Eastman Not Closing Ethylene After All
Here’s a sign that the U.S. petrochemical industry is becoming more competitive: Eastman Chemical has reversed a decision to close ethylene capacity at its Longview, Texas, complex.
Eastman had been running four ethylene units at its Longview complex: one with about a billion lb of annual capacity of olefins; another two with a half million lb of capacity apiece; and another cracker, older and smaller than the others.
In 2007, following the sale of its polyethylene business to Westlake Chemical, which remains a customer of Eastman’s Longview ethylene, Eastman decided to shut down the three smaller units at the site. It closed the smallest unit in 2007 and one of the half-million-lb units in 2008.
However, it never closed the other half million lb unit and it now plans to bring the cracker that it closed in 2008 back in service by the first quarter of 2011.
Earlier this month at the JP Morgan Diversified Industries Conference, CFO Curt Espeland said that fortunes have turned around for the Longview units. These plants use mostly propane as a feedstock and turn out a lot of coproduct propylene. The plants have benefitted from the abundance of shale gas in North America, which has kept prices for light, natural gas feedstocks low. “Propane in North America is expected to be pretty available and advantaged on a cost basis compared to the naphtha crackers,” he said.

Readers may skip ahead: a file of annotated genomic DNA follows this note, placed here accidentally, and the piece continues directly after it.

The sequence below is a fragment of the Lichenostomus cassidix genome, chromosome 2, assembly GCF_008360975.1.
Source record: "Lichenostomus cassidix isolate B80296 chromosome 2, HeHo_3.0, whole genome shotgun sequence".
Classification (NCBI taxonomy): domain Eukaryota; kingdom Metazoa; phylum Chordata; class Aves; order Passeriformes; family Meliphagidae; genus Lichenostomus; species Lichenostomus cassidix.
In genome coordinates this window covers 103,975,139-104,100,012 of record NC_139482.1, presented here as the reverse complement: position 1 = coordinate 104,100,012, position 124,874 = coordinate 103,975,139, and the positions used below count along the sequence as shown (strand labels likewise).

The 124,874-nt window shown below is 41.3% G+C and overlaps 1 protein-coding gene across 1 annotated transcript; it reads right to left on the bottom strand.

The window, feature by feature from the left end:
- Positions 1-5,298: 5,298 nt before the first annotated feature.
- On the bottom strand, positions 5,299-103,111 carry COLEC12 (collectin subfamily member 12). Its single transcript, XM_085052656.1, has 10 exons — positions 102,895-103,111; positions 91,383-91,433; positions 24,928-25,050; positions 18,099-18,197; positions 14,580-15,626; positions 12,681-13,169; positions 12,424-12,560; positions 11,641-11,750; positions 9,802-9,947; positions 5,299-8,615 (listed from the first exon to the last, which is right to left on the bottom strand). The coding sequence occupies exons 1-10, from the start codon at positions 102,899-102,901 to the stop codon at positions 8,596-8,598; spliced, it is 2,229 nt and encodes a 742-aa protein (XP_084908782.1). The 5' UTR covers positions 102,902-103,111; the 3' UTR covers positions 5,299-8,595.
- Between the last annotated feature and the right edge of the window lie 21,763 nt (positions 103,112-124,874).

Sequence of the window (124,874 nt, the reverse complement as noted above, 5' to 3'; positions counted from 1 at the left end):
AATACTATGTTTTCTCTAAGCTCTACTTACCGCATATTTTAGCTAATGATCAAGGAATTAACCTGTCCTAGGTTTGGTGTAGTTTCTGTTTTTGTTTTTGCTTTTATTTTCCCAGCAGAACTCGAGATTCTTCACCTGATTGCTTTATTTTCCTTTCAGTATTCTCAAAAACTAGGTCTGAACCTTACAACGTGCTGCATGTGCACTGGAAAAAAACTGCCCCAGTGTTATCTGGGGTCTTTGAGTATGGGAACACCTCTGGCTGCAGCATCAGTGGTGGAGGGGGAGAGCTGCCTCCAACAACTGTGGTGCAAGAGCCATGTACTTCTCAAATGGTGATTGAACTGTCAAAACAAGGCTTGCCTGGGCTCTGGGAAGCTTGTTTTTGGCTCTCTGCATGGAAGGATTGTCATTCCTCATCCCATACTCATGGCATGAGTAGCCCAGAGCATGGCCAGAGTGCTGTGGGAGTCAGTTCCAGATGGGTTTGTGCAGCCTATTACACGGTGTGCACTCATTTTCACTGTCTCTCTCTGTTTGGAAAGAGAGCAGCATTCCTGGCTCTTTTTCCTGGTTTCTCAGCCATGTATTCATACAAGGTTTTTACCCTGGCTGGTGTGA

Also, Espeland expects the propylene market to remain tight. North American crackers are favoring lighter feedstocks, namely ethane, and are thus producing less propylene. Refineries, which have been running at low rates because of a cruddy gasoline market, have also been putting out less propylene.
Now, I am not 100% certain about whether Espeland means that propane is available because of abundant supply as a natural gas liquid or because other ethylene crackers are opting to go as light as they can, using ethane instead of propane as a feedstock.
In either case, other companies are going after propane/propylene arbitrage as well. For example, pipeline firm PetroLogistics is repurposing an ExxonMobil ethylene cracker it purchased a couple of years back into a propane dehydrogenation plant. It plans to start up this summer.